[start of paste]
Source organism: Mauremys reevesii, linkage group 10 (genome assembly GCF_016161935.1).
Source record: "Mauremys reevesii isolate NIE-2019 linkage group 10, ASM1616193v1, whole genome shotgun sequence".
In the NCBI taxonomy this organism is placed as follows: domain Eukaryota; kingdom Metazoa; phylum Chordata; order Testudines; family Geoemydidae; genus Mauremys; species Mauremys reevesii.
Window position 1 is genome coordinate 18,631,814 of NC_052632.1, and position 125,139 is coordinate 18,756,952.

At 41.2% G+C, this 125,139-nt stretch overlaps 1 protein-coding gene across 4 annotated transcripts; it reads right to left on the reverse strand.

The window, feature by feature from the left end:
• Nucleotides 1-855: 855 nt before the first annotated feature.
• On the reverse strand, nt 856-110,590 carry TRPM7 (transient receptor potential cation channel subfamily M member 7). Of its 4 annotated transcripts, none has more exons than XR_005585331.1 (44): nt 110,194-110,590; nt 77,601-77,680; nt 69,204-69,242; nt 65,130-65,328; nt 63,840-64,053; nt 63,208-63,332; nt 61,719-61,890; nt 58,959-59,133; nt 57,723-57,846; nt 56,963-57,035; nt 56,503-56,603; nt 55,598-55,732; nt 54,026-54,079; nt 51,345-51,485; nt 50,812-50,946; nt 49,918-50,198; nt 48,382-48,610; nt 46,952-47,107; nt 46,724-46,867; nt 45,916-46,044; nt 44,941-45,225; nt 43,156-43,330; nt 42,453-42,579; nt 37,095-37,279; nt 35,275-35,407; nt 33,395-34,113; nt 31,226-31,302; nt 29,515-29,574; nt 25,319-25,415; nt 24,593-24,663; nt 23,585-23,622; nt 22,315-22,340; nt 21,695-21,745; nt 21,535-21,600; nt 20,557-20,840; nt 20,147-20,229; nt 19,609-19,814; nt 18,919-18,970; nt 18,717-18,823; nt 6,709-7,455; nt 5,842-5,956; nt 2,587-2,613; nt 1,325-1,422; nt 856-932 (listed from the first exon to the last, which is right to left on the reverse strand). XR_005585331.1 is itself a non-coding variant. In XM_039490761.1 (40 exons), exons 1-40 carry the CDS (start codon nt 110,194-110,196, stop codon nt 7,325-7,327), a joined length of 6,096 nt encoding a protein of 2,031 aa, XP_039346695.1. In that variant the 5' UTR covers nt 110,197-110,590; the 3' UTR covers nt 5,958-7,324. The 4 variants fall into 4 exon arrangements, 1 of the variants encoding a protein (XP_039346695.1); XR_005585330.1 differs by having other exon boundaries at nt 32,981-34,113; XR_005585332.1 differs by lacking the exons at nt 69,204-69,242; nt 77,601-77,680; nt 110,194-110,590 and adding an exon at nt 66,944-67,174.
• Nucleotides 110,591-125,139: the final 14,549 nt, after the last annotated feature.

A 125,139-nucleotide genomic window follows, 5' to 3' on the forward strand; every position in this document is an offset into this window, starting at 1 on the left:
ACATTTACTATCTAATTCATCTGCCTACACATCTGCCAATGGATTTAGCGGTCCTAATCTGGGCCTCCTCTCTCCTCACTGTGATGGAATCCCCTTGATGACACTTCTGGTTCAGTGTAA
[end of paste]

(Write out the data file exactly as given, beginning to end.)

Source organism: Mauremys reevesii, linkage group 10 (genome assembly GCF_016161935.1).
Source record: "Mauremys reevesii isolate NIE-2019 linkage group 10, ASM1616193v1, whole genome shotgun sequence".
In the NCBI taxonomy this organism is placed as follows: domain Eukaryota; kingdom Metazoa; phylum Chordata; order Testudines; family Geoemydidae; genus Mauremys; species Mauremys reevesii.
Window position 1 is genome coordinate 18,631,814 of NC_052632.1, and position 125,139 is coordinate 18,756,952.

At 41.2% G+C, this 125,139-nt stretch overlaps 1 protein-coding gene across 4 annotated transcripts; it reads right to left on the reverse strand.

The window, feature by feature from the left end:
• Nucleotides 1-855: 855 nt before the first annotated feature.
• On the reverse strand, nt 856-110,590 carry TRPM7 (transient receptor potential cation channel subfamily M member 7). Of its 4 annotated transcripts, none has more exons than XR_005585331.1 (44): nt 110,194-110,590; nt 77,601-77,680; nt 69,204-69,242; nt 65,130-65,328; nt 63,840-64,053; nt 63,208-63,332; nt 61,719-61,890; nt 58,959-59,133; nt 57,723-57,846; nt 56,963-57,035; nt 56,503-56,603; nt 55,598-55,732; nt 54,026-54,079; nt 51,345-51,485; nt 50,812-50,946; nt 49,918-50,198; nt 48,382-48,610; nt 46,952-47,107; nt 46,724-46,867; nt 45,916-46,044; nt 44,941-45,225; nt 43,156-43,330; nt 42,453-42,579; nt 37,095-37,279; nt 35,275-35,407; nt 33,395-34,113; nt 31,226-31,302; nt 29,515-29,574; nt 25,319-25,415; nt 24,593-24,663; nt 23,585-23,622; nt 22,315-22,340; nt 21,695-21,745; nt 21,535-21,600; nt 20,557-20,840; nt 20,147-20,229; nt 19,609-19,814; nt 18,919-18,970; nt 18,717-18,823; nt 6,709-7,455; nt 5,842-5,956; nt 2,587-2,613; nt 1,325-1,422; nt 856-932 (listed from the first exon to the last, which is right to left on the reverse strand). XR_005585331.1 is itself a non-coding variant. In XM_039490761.1 (40 exons), exons 1-40 carry the CDS (start codon nt 110,194-110,196, stop codon nt 7,325-7,327), a joined length of 6,096 nt encoding a protein of 2,031 aa, XP_039346695.1. In that variant the 5' UTR covers nt 110,197-110,590; the 3' UTR covers nt 5,958-7,324. The 4 variants fall into 4 exon arrangements, 1 of the variants encoding a protein (XP_039346695.1); XR_005585330.1 differs by having other exon boundaries at nt 32,981-34,113; XR_005585332.1 differs by lacking the exons at nt 69,204-69,242; nt 77,601-77,680; nt 110,194-110,590 and adding an exon at nt 66,944-67,174.
• Nucleotides 110,591-125,139: the final 14,549 nt, after the last annotated feature.

A 125,139-nucleotide genomic window follows, 5' to 3' on the forward strand; every position in this document is an offset into this window, starting at 1 on the left:
ACATTTACTATCTAATTCATCTGCCTACACATCTGCCAATGGATTTAGCGGTCCTAATCTGGGCCTCCTCTCTCCTCACTGTGATGGAATCCCCTTGATGACACTTCTGGTTCAGTGTAA